Ho Ho Ho, Viagra: Top Ways Spammers Can Get Your Email Address At Christmas

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how do spammers get your email addressIt’s a time of giving, of goodwill to all men… and a time for money to be spent and made. Christmas comes but once a year, which means that it is an opportune time for any business to make a profit.

The problem is that not all businesses “trading” at Christmas are reputable. While you can trust your shopping center chains and online giants, there are plenty of businesses operating both in plain sight and behind the scenes that are trading not in gifts, but in data – your data.

Specifically, I’m talking about email addresses, and the remarkable number of ways that scammers can farm them over the Christmas period. Online stores, e-cards, Christmassy games and downloads – there are many ways in which you can find your data in the hands of spammers and scammers from a simple act of giving.

Online Stores

Online stores like Amazon are a popular destination for shoppers at Christmas, but you need to make sure that what you’re getting is purely the gift you order and not a load of trouble.

Various things can go wrong if you don’t use a big name online store (and even using Amazon can lead to problems with incorrect items and rip-offs if you choose to purchase from a featured seller) so be aware of this potential Christmas shopping pitfall.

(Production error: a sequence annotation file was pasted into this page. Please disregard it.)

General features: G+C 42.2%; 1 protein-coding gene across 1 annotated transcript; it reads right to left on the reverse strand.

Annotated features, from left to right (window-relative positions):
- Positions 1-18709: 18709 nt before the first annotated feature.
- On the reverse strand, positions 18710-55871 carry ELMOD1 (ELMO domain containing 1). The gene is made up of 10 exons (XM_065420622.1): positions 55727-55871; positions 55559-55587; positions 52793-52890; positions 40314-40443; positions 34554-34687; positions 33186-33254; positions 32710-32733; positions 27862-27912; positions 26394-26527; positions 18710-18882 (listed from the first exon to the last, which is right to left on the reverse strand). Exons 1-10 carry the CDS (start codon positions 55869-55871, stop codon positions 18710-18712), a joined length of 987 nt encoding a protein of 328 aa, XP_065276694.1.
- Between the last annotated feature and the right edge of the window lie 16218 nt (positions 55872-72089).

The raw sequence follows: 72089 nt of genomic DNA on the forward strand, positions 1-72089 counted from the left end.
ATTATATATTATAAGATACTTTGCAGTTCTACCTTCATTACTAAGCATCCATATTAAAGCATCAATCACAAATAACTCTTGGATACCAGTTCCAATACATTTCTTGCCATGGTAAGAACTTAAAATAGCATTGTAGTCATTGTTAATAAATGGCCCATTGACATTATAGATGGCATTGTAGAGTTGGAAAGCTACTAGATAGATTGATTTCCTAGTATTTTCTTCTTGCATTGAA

how do spammers get your email address

All that, and we haven’t even got to emails and spam yet!

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Shopping on an online store always requires an email address. As you have probably guessed, this can potentially be farmed and added to a vast database that can be sold or rented to spammers. Companies such as Amazon and eBay won’t spam you without prior permission and always allow you to unsubscribe.

The threat with less reputable companies and fly-by-night spam farmers is obvious (an online store can be setup in minutes), which is why you should stick with recognizable online brands, and make sure you’re typing the URL correctly.

Christmassy Games

When I last worked in a communal office, one of the popular seasonal pastimes was to download and play Christmassy games.

These ranged from flash games featuring Santa, snowmen, and the usual Christmas trappings to clever quizzes based on Excel spreadsheets; lots of fun for us and a bumper payday for spammers.

how spammers get email addresses

Once again, this is a method for spammers to farm your email address. There are countless websites offering Christmas games, and each time you use one you’re asked for your email address. Some sites also offer a sharing/suggest feature too, thereby enabling you to send an email to a friend… who also gets added to the spam list.

Cashback, Coupons, and Price Comparison

You won’t only be exposed to spam from Christmas games and online stores. While you’re busy Christmas shopping, you’ll perhaps spot some interesting offers from price comparison websites, sites offering cashback on expensive goods or coupons that can be either downloaded and printed or entered into online stores as codes.

how spammers get email addresses